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  6. We made up a batch of tooth powder--just Bob's aluminum-free baking soda with several drops of peppermint oil. Tried it on the girls this morning, and they both claim to like it. I was expecting more of a fight, as they had been using "silly strawberry" flavored stuff from Tom's of Main, but no! Whew! Also, No-poo = no problems so far. Viva la Baking Soda.

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    1. glad to hear it! gareth hates our Tom's toothpast so much, he just might be willing...

      i wonder where you get peppermint oil? i'll look around.

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    2. Just caught this...if you have't found any already, you can get food grade peppermint oil at a good grocery store--in the same place where they have vanilla and other flavorings.

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  7. Barb Chartier RaudonisOctober 29, 2013 at 11:05 PM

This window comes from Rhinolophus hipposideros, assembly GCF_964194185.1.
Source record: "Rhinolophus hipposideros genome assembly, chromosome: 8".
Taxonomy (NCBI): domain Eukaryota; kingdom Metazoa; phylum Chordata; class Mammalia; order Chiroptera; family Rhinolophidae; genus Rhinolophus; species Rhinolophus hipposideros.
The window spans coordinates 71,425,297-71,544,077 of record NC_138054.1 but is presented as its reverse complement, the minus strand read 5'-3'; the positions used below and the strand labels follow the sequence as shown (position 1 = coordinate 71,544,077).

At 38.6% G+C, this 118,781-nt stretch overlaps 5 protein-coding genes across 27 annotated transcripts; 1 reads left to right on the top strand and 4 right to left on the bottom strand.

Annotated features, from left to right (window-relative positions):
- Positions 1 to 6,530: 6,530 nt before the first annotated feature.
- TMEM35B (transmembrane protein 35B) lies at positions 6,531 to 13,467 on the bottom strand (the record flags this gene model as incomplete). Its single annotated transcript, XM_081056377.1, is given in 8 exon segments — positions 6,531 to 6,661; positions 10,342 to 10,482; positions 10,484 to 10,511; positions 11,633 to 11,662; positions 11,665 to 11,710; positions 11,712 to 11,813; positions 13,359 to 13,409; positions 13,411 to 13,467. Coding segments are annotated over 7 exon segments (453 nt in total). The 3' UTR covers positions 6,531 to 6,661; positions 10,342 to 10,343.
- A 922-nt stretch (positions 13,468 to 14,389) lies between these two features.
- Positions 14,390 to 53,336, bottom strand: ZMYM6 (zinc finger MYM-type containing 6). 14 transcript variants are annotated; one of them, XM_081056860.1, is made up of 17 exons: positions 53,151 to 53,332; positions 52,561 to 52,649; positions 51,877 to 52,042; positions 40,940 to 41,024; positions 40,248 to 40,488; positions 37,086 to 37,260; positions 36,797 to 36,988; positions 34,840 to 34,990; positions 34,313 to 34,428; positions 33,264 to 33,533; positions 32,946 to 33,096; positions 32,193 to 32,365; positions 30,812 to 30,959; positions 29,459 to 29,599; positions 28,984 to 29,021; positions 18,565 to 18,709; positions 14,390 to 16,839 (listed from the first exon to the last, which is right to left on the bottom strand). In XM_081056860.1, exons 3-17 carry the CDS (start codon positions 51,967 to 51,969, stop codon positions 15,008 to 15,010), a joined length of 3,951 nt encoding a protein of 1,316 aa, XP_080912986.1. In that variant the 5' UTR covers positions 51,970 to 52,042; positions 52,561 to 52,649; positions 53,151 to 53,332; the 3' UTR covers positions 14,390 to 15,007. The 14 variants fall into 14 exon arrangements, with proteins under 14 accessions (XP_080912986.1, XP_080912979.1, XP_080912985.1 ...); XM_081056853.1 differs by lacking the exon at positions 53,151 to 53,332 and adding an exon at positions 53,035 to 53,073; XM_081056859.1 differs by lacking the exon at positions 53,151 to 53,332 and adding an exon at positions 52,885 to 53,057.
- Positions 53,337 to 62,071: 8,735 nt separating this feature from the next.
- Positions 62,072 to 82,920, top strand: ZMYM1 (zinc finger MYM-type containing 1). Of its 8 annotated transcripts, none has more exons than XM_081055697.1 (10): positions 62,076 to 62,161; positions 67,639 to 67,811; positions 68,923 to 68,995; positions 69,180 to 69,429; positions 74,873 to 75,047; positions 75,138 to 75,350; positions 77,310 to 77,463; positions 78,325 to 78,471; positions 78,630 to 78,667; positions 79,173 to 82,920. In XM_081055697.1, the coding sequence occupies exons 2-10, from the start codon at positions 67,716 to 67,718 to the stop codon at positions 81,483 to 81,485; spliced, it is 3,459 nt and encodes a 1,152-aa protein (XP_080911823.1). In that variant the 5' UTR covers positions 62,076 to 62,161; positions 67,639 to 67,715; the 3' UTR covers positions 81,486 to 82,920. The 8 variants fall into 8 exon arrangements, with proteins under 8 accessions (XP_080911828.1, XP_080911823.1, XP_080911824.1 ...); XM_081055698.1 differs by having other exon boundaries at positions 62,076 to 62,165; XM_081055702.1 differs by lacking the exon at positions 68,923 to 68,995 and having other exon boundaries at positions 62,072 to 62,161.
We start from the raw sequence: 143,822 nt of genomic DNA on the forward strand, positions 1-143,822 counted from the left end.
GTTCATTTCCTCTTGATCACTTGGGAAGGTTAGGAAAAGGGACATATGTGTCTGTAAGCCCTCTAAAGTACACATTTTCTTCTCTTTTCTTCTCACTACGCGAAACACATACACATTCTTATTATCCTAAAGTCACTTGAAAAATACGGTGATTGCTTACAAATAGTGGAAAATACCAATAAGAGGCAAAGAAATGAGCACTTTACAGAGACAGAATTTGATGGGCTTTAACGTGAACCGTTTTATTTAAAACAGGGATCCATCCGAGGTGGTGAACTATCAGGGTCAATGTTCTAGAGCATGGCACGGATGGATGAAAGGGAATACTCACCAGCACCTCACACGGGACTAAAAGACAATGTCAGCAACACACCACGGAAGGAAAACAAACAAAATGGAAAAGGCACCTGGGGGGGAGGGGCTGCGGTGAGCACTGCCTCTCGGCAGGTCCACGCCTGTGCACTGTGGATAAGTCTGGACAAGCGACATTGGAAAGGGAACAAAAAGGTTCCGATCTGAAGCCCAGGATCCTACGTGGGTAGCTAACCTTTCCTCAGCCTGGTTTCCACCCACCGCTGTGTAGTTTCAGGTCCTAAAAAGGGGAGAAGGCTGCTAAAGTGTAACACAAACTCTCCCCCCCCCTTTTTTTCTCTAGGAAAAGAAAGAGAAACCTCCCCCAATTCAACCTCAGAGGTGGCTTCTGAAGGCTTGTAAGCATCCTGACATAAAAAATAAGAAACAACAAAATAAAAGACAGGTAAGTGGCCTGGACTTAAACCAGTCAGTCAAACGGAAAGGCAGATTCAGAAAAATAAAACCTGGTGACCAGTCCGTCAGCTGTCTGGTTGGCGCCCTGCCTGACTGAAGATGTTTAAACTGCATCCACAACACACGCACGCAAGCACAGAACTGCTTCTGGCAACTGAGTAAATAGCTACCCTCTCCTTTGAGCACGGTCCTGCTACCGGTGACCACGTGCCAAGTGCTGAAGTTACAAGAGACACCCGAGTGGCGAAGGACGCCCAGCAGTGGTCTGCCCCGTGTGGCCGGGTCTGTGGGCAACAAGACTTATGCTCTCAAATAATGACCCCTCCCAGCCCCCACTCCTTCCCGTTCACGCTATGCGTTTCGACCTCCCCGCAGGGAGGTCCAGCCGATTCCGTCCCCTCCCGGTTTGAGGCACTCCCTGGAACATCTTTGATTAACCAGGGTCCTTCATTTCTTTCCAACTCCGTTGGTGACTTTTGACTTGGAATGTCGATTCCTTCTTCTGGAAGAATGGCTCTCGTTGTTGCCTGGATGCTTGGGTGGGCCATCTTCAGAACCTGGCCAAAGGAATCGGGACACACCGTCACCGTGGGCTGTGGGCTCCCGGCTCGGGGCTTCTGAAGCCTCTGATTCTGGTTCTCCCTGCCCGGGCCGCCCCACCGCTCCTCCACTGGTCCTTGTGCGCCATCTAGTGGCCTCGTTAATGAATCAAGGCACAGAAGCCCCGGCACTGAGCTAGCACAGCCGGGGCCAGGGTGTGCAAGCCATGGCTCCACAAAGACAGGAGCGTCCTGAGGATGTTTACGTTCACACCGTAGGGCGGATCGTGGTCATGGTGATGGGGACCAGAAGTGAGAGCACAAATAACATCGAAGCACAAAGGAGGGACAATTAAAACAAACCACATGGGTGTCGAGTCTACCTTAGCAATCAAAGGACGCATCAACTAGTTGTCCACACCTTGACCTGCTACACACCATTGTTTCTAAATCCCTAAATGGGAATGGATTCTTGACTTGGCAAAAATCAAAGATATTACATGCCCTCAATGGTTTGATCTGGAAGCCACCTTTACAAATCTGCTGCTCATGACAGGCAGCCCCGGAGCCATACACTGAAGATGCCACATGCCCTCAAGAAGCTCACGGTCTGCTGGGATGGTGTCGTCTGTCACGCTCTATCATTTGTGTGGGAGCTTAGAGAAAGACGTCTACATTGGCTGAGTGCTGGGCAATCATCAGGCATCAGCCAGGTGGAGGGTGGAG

Hahaha! Just noticed the date of "thalassa's" posting (7/6/12!) regarding food grade peppermint oil. My suggestion would be to get an oil referred to as "Therapeutic Grade Essential Oil" from a reputable health food store. Simply put, the difference is night and day. "Food Grade" is specifically for that.....eating in food. The purpose of a Therapeutic Grade Essential Oil is to actually holistically "treat", or have medicinal benefits to it. This quality of oil is not to be confused with other essential oils that simply smell good and are usually very inexpensive. Remember...that kind has NO medicinal/health/healing qualities to it whatsoever. When dealing with oral health care, you have natural and "unnatural" (?) mouth bacterias that you want to clean and keep under control. You want to prevent cavities and periodontal diseases from happening. Food Grade OILS will NOT do that for you. Essential Oils will NOT do that for you either. You HAVE to buy Therapeutic Essential Oils. Do your research in finding companies that produce quality oils. So far I've dealt with "Young Living" and "Aura Cacia", however I know there are many more. One easy way to distinguish a reputable company is that the prices of their oils should be in a wide range. (ex: Rose, Basil, and Orange shouldn't all be the same price.) Sorry about the rambling......if you haven't already found this information out, I hope you've gotten something out of what I said. I just LOVE essential oils and the healing benefits they have, but people also need to know what to look for. Not all oils are created equal. P.S......I also LOVE your site/blog! Your writing style is hilarious and so free flowing!!! Keep it up and thanks for the extra laughs along with tips on going no-poo!